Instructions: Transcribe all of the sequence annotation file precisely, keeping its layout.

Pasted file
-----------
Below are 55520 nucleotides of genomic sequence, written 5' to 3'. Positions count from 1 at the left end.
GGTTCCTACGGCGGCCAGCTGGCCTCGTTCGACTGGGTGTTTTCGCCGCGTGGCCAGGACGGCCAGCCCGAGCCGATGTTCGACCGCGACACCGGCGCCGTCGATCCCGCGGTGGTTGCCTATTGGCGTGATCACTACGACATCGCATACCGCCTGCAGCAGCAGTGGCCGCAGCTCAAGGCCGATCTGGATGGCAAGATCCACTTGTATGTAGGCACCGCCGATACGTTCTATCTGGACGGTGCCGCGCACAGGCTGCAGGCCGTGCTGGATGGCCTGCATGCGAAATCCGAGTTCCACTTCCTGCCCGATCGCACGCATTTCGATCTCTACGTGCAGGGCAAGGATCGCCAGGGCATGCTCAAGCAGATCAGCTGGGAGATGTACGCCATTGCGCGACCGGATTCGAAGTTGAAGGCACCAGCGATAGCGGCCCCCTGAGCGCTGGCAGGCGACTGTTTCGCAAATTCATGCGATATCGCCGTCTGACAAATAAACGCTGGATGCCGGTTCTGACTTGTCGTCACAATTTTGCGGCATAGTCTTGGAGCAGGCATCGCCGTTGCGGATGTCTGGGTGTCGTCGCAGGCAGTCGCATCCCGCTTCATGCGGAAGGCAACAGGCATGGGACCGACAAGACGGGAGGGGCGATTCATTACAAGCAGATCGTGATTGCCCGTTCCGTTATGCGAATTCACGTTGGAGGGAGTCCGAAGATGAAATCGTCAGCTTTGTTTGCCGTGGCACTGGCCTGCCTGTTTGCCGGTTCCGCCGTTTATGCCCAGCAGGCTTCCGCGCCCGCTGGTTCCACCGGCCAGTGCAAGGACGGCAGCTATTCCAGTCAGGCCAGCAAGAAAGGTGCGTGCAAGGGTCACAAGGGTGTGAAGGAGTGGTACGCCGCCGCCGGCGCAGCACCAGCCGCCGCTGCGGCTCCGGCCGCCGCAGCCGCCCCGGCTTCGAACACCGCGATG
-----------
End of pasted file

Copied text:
Below are 55520 nucleotides of genomic sequence, written 5' to 3'. Positions count from 1 at the left end.
GGTTCCTACGGCGGCCAGCTGGCCTCGTTCGACTGGGTGTTTTCGCCGCGTGGCCAGGACGGCCAGCCCGAGCCGATGTTCGACCGCGACACCGGCGCCGTCGATCCCGCGGTGGTTGCCTATTGGCGTGATCACTACGACATCGCATACCGCCTGCAGCAGCAGTGGCCGCAGCTCAAGGCCGATCTGGATGGCAAGATCCACTTGTATGTAGGCACCGCCGATACGTTCTATCTGGACGGTGCCGCGCACAGGCTGCAGGCCGTGCTGGATGGCCTGCATGCGAAATCCGAGTTCCACTTCCTGCCCGATCGCACGCATTTCGATCTCTACGTGCAGGGCAAGGATCGCCAGGGCATGCTCAAGCAGATCAGCTGGGAGATGTACGCCATTGCGCGACCGGATTCGAAGTTGAAGGCACCAGCGATAGCGGCCCCCTGAGCGCTGGCAGGCGACTGTTTCGCAAATTCATGCGATATCGCCGTCTGACAAATAAACGCTGGATGCCGGTTCTGACTTGTCGTCACAATTTTGCGGCATAGTCTTGGAGCAGGCATCGCCGTTGCGGATGTCTGGGTGTCGTCGCAGGCAGTCGCATCCCGCTTCATGCGGAAGGCAACAGGCATGGGACCGACAAGACGGGAGGGGCGATTCATTACAAGCAGATCGTGATTGCCCGTTCCGTTATGCGAATTCACGTTGGAGGGAGTCCGAAGATGAAATCGTCAGCTTTGTTTGCCGTGGCACTGGCCTGCCTGTTTGCCGGTTCCGCCGTTTATGCCCAGCAGGCTTCCGCGCCCGCTGGTTCCACCGGCCAGTGCAAGGACGGCAGCTATTCCAGTCAGGCCAGCAAGAAAGGTGCGTGCAAGGGTCACAAGGGTGTGAAGGAGTGGTACGCCGCCGCCGGCGCAGCACCAGCCGCCGCTGCGGCTCCGGCCGCCGCAGCCGCCCCGGCTTCGAACACCGCGATG